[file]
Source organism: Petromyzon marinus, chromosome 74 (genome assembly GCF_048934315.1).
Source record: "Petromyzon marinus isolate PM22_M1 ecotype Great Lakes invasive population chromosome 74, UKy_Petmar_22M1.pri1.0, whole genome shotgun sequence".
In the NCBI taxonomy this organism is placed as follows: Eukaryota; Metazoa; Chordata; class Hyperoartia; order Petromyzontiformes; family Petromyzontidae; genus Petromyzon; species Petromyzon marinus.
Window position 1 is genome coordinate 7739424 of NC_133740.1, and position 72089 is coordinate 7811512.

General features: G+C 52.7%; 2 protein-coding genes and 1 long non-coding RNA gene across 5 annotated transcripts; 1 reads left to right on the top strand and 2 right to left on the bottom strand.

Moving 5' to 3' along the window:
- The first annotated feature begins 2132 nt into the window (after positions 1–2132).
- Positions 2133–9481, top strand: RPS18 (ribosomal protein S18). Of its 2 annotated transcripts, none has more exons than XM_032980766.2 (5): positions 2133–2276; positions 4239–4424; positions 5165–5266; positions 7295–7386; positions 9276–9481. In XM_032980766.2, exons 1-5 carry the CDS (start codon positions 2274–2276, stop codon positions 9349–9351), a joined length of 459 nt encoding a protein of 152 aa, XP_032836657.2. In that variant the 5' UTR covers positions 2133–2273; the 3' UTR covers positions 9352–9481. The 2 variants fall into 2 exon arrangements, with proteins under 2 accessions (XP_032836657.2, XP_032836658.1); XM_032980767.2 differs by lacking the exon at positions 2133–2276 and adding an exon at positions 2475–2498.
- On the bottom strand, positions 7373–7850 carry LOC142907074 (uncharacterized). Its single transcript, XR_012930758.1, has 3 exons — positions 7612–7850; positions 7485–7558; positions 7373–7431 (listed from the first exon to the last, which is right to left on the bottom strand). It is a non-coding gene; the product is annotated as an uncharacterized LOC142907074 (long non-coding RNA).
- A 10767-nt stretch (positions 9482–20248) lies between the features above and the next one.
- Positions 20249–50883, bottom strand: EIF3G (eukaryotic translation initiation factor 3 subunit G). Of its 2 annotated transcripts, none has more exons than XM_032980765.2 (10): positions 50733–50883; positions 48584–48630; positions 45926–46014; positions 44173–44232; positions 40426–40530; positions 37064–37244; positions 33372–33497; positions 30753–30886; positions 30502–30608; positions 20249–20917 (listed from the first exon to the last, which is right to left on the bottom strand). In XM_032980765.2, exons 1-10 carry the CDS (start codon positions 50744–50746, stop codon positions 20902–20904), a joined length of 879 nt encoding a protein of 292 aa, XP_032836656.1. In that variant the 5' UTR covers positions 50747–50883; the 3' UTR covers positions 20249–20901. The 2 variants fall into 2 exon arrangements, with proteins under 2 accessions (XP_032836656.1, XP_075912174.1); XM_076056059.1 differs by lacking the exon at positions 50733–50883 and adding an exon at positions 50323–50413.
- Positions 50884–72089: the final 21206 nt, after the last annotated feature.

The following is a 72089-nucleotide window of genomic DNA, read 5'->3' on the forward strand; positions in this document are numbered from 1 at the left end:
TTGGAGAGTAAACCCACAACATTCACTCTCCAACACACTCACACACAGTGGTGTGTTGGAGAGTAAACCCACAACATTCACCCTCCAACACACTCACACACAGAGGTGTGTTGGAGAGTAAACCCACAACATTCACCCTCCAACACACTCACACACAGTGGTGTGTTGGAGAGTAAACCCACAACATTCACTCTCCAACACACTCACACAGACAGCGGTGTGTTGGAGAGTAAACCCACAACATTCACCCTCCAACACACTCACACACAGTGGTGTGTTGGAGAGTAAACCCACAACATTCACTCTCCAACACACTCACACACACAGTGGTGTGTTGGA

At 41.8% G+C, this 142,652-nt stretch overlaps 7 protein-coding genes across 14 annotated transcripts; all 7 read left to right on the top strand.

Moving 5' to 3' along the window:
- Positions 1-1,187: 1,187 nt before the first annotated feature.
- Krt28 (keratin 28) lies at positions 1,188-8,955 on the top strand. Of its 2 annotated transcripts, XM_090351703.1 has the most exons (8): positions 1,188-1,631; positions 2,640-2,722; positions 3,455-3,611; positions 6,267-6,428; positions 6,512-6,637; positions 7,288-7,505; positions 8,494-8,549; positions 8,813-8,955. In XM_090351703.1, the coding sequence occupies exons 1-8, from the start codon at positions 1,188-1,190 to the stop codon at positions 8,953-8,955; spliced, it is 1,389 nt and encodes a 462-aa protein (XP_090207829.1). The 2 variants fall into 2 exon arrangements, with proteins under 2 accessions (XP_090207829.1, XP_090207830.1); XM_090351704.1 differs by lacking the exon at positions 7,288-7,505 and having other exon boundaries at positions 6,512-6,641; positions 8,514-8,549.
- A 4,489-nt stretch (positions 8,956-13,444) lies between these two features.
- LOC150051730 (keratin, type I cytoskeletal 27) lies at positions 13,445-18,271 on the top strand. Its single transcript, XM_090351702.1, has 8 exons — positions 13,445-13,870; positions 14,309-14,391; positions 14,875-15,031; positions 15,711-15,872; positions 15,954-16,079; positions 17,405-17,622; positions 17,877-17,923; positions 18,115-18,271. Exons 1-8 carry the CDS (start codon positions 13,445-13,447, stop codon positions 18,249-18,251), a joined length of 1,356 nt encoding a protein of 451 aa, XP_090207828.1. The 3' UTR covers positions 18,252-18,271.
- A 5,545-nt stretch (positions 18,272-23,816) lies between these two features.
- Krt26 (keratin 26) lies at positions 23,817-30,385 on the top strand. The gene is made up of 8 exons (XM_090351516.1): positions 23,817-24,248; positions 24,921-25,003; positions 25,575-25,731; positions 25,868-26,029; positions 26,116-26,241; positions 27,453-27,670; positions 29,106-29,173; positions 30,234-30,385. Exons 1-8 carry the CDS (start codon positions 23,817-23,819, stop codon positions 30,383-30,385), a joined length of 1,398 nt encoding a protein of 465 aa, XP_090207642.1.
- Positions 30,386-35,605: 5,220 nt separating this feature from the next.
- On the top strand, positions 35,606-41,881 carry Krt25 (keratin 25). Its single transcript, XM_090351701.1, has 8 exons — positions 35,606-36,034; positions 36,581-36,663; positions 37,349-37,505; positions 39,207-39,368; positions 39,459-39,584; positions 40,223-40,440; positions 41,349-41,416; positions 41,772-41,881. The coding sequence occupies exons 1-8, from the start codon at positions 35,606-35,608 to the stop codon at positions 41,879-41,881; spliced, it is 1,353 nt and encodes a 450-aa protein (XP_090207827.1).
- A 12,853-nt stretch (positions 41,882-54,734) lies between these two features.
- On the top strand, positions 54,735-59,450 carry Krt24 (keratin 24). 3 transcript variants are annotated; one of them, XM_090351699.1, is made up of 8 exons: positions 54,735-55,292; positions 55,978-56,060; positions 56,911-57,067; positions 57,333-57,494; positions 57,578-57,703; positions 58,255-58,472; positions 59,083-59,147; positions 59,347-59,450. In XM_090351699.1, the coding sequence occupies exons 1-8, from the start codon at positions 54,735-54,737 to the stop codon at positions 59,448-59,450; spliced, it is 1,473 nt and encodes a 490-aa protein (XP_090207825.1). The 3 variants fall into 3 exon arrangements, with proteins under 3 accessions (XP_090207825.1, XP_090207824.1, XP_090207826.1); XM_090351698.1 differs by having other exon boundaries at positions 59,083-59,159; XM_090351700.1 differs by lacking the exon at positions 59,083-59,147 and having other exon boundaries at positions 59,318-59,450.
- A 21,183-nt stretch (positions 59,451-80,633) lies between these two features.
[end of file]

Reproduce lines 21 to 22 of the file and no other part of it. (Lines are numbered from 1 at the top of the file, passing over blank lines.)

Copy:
- A 5,545-nt stretch (positions 18,272-23,816) lies between these two features.
- Krt26 (keratin 26) lies at positions 23,817-30,385 on the top strand. The gene is made up of 8 exons (XM_090351516.1): positions 23,817-24,248; positions 24,921-25,003; positions 25,575-25,731; positions 25,868-26,029; positions 26,116-26,241; positions 27,453-27,670; positions 29,106-29,173; positions 30,234-30,385. Exons 1-8 carry the CDS (start codon positions 23,817-23,819, stop codon positions 30,383-30,385), a joined length of 1,398 nt encoding a protein of 465 aa, XP_090207642.1.